Assassin's Creed Brotherhood

Review

posted 12/13/2010 by Cyril Lachel
other articles by Cyril Lachel
One Page Platforms: 360
Despite playing through both of the first two Assassin's Creed games, I wouldn't call myself a huge fan.  While I respect what Ubisoft is trying to do, I had a hard time falling into love with some of its annoying quirks.  Thanks to the emphasis on a new multiplayer mode and the return to 16th Century Italy, I fully expected to have another so-so time with Assassin's Creed: Brotherhood.  But that isn't the case.  I came away from this newest installment reinvigorated and ready for the inevitable Assassin's Creed III.

When I loaded the game up I was ready for a side-story or something inconsequential to the main game's narrative.  Boy was I wrong; Brotherhood picks up right where Assassin's Creed II left off.  After a brief video recap, we're back to Ezio in Rome collecting the mythical Apple of Eden.  He escapes back to Monteriggioni, where he prepares to take some serious time off from his killing ways.  He has the money, the woman, and a city of adoring fans, Ezio is at the top of his game.


Sadly, Ezio's happiness is fleeting.  Without warning, the peaceful town of Monteriggioni is attacked by Cesare Borgia, the son of Rodrigo Borgia (Pope Alexander VI).  Even with four or five working cannons, our hero's forces were defeated and the town was reduced to rubble.  With the townspeople safely fleeing through the secret underground tunnels, Ezio is out for blood.  His plan is to move to Rome and set up a brotherhood of assassins, all leading up to taste of sweet revenge.  

Confused?  Then it's probably because you didn't play Assassin's Creed II.  Players that dig into this without going through the first two games will be utterly baffled from beginning to end, even with the tiny recap at the beginning.  Newcomers will be even more perplexed by the present day Desmond story happening concurrently with Ezio's adventure.  Needless to say, this is not a great starting point for the Assassin's Creed virgins.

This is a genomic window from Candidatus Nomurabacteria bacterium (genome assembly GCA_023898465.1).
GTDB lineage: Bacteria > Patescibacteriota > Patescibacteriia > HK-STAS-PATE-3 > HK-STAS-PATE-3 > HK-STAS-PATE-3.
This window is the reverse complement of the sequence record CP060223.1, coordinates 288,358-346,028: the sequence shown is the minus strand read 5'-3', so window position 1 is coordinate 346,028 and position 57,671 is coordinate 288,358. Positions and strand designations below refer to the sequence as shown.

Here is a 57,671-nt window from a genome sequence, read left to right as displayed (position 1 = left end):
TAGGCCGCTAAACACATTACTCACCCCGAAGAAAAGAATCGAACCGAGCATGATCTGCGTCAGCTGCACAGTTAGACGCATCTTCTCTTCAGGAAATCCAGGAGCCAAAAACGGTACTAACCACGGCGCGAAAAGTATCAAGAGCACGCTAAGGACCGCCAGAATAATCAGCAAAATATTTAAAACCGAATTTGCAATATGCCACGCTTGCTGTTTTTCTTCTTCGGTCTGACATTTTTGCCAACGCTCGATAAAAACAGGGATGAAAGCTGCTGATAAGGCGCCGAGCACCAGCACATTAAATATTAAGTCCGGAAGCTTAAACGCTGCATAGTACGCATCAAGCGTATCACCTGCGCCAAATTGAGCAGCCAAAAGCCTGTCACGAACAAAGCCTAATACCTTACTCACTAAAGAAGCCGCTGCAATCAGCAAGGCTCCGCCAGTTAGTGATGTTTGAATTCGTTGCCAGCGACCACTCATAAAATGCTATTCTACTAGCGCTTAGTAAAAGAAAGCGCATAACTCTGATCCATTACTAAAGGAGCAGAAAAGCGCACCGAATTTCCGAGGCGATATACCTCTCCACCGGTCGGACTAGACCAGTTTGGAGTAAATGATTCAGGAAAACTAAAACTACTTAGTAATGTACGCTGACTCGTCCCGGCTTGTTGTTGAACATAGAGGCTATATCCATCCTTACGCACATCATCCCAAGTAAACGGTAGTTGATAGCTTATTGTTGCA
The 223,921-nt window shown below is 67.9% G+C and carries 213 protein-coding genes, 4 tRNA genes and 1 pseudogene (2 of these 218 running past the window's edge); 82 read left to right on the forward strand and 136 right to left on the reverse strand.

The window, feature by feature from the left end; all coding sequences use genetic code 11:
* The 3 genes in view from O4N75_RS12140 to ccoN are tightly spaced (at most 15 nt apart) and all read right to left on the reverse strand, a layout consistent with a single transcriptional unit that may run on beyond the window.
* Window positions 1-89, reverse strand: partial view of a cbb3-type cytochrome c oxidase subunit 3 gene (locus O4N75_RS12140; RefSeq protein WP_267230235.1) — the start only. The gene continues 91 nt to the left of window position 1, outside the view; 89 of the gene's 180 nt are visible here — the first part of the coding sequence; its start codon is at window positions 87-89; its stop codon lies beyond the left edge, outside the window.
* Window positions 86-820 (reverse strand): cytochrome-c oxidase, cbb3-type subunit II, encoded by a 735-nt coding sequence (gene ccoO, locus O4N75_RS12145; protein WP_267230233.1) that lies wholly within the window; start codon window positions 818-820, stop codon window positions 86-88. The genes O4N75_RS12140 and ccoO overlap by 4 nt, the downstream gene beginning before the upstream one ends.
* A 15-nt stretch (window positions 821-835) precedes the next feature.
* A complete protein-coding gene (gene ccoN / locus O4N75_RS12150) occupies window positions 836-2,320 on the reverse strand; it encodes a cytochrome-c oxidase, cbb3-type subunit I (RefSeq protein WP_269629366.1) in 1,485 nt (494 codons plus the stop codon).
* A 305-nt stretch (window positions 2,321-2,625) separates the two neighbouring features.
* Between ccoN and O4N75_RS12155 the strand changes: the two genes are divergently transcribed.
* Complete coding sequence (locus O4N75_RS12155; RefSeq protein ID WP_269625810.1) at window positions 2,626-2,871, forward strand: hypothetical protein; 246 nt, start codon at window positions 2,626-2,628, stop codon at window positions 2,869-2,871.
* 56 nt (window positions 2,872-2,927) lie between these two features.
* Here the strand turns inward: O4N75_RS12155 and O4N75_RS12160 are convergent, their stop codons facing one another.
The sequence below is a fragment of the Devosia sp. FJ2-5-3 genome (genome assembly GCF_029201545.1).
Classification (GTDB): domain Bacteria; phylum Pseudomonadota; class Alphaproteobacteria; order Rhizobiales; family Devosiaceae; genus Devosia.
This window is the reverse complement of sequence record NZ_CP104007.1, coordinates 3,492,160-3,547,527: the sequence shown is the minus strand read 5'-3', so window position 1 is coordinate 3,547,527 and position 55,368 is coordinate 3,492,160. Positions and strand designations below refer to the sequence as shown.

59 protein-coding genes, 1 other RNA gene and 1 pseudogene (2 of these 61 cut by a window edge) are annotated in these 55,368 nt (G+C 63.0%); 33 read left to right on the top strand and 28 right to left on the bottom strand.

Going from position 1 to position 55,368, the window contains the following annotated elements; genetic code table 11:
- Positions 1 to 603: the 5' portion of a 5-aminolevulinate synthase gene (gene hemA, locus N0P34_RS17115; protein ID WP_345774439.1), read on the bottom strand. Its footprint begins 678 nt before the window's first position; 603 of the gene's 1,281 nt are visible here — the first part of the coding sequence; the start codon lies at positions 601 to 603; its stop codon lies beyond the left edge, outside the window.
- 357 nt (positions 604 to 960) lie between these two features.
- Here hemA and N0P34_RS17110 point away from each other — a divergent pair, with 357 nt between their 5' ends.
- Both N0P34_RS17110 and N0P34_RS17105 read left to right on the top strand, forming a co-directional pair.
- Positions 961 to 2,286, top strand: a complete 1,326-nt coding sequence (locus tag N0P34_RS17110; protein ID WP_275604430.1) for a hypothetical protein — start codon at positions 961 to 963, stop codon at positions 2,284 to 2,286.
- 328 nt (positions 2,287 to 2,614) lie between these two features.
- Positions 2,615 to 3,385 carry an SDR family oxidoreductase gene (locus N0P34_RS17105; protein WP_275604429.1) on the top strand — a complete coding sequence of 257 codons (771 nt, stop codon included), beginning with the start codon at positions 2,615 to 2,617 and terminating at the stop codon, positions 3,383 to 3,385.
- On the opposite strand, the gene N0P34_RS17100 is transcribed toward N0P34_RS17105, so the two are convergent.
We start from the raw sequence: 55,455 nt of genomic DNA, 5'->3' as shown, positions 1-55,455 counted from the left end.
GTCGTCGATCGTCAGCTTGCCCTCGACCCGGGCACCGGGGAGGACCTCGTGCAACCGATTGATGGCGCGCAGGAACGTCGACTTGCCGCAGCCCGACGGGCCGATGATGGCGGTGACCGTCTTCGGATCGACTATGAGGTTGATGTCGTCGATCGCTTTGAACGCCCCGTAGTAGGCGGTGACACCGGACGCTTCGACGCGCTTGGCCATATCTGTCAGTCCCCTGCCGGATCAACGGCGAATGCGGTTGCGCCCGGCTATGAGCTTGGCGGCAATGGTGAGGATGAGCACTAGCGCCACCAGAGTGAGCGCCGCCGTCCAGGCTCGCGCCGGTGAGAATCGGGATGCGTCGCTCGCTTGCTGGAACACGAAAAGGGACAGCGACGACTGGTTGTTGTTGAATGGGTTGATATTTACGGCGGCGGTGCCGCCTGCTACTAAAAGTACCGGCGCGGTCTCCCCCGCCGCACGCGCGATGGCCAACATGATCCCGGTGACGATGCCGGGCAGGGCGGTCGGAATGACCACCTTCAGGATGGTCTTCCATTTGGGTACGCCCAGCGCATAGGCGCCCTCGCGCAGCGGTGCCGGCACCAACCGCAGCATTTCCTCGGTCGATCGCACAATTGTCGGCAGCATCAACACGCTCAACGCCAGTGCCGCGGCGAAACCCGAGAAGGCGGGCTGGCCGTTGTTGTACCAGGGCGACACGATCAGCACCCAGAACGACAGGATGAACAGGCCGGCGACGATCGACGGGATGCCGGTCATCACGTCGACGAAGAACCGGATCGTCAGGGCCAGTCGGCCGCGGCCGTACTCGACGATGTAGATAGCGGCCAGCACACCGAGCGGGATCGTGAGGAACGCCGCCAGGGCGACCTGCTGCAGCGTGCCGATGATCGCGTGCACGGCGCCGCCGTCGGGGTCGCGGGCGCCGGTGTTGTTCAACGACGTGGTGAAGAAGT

However, for anybody who had a great time killing historical figures from the 15th century, Brotherhood is an essential part of the Assassin's Creed story.  Thankfully it's more than just a good story, it's also a great playing adventure game full of memorable characters, exciting set-pieces and one huge twist that will have players scratching their heads until all is revealed in Assassin's Creed III.  This sequel may not have a number after its name, but it's every bit as important as any other installment.

The gameplay is largely the same, with Ezio using stealth to take down his enemies.  He does this by blending in with the large crowds, jumping in hay bales and using the rooftops to plan daring attacks.  He's the same killing machine we came to love in Assassin's Creed II, only now he's really pissed off about the destruction of his city.  This rage is underscored by the reworked combat mechanic, which rewords players for being aggressive.  Gone are the slow and drawn-out battles.  In their place are slick fights that look every bit as good as they play.  This is the first time I've had fun fighting guards in an Assassin's Creed game.
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